For decades, Americans have dedicated February as a time to recognize the contributions of Black leaders. Despite embracing and celebrating Black history everlastingly, Black History Month always provides me with the chance to highlight certain aspects of our narrative and inspire my own place in the American dream, even at a time when it sometimes seems less a dream and more of a nightmare.

While this annual month-long appreciation has since expanded into a massive celebration that includes documentaries, books, events, discussions, and celebrations, far too often the contributions of Black LGBTQ people remain marginalized and demeaned in our daily existence.

Growing up, the explicit, positive portrayal of LGBTQ people of color were sparse. It wasn’t until characters such as Calvin Owens (Paul James/Greek), Jamal Lyon (Jussie Smollett/Empire) and Jeffrey Harrington (Gavin Houston/The Haves and the Have Nots) came into my personal picture that I was able to fully identify with someone else and feel like it was ok to be my authentic self.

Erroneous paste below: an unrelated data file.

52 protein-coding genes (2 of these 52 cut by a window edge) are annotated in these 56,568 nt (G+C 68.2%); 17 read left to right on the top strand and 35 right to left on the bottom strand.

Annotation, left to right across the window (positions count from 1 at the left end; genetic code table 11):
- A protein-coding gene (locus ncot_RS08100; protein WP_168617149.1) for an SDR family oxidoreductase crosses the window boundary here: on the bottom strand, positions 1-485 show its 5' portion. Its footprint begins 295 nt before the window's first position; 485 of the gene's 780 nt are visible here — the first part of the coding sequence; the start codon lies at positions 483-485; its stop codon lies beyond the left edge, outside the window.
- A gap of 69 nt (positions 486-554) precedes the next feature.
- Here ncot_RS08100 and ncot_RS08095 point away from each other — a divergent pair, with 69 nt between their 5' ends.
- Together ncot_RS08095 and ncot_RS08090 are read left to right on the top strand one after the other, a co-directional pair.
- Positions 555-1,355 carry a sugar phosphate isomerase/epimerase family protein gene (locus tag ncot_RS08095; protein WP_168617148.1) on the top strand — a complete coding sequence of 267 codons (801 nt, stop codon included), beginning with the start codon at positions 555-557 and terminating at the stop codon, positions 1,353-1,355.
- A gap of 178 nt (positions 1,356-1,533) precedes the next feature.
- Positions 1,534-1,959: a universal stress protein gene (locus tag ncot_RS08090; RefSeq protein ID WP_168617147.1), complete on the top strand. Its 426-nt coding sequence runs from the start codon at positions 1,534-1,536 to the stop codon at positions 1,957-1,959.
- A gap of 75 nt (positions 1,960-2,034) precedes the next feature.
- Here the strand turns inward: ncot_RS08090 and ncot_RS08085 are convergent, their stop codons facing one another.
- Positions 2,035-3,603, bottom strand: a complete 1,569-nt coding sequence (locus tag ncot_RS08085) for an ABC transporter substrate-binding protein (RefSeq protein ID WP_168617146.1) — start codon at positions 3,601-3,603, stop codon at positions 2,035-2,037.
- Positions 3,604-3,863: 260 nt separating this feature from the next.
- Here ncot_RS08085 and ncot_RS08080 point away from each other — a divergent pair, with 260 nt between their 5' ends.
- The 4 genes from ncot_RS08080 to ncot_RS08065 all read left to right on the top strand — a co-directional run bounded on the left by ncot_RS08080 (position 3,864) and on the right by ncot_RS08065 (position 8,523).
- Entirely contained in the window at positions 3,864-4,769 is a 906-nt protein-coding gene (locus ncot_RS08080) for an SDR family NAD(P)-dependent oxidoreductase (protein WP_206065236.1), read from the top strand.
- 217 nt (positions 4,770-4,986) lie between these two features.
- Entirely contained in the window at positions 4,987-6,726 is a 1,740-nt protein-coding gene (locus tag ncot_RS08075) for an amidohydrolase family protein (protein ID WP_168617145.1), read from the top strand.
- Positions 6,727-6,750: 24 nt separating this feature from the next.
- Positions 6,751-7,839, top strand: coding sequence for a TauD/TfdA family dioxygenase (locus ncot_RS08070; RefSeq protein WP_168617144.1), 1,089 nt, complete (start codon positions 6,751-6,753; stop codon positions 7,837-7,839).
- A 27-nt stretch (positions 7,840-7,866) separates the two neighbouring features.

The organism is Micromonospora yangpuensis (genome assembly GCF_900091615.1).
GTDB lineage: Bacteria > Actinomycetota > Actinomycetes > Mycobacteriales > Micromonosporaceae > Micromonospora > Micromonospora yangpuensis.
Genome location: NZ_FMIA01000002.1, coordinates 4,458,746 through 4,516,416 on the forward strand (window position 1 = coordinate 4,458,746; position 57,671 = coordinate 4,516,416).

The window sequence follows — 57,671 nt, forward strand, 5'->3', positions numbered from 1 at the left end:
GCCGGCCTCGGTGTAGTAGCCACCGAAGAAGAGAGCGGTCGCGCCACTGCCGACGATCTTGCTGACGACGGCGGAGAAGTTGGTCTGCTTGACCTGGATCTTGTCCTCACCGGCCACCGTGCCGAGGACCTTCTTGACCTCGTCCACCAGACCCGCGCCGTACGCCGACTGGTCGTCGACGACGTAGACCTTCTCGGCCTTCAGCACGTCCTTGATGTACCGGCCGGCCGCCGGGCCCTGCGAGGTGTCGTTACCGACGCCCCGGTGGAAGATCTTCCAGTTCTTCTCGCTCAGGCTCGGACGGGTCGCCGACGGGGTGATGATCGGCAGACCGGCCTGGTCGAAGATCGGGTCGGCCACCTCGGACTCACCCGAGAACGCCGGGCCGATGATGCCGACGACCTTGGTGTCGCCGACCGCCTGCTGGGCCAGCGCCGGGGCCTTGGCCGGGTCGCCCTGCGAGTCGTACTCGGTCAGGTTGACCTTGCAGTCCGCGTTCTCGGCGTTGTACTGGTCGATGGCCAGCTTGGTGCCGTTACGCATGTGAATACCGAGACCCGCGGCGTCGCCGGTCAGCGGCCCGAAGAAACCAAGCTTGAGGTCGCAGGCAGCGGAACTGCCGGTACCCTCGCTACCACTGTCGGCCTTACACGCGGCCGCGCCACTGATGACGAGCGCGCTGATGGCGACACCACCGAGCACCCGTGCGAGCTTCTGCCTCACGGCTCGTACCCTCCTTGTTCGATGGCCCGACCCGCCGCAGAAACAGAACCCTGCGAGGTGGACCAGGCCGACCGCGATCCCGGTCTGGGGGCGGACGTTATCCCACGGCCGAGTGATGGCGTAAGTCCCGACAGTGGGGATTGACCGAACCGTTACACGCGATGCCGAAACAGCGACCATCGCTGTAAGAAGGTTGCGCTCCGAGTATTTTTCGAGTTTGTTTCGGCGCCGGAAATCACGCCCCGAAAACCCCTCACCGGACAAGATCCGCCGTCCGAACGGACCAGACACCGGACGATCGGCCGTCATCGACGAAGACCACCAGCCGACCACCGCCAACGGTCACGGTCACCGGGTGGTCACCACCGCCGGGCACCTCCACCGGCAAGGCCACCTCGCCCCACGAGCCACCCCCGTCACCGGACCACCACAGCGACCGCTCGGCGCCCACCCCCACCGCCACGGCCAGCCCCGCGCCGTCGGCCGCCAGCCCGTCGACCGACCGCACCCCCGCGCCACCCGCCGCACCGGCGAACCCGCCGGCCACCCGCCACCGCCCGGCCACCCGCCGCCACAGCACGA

Despite the extent of progress that has been made in terms of representation in the media at large, I believe there is still much work to be done. I can’t help but think how transformative it would’ve been to my overall journey of acceptance and self-love if there had been more positive narratives, characters, and media highlighting important individuals of color. Consequently, I feel it’s my responsibility to empower others in a similar place by highlighting thriving examples, both past, and present, of my double minority status.

From civil rights leader Bayard Rustin to author Langston Hughes to well-renowned inventor George Washington Carver, Black queer people have enriched our nation and our lives immensely. Nonetheless, stories about queer communities of color revolve around HIV/AIDS and hate crimes, which the horrific attack on Jussie Smollet only underscores. While these are important stories to tell, they should be just one of the many narratives of this communities’ transformative contributions to our nation and our long road to freedom.

In celebration of Black History Month this year and the journey of black LGBT individuals throughout time, check out my selection of 20 influential Black icons from the past and present paving the way for future generations of LGBTQ individuals of color.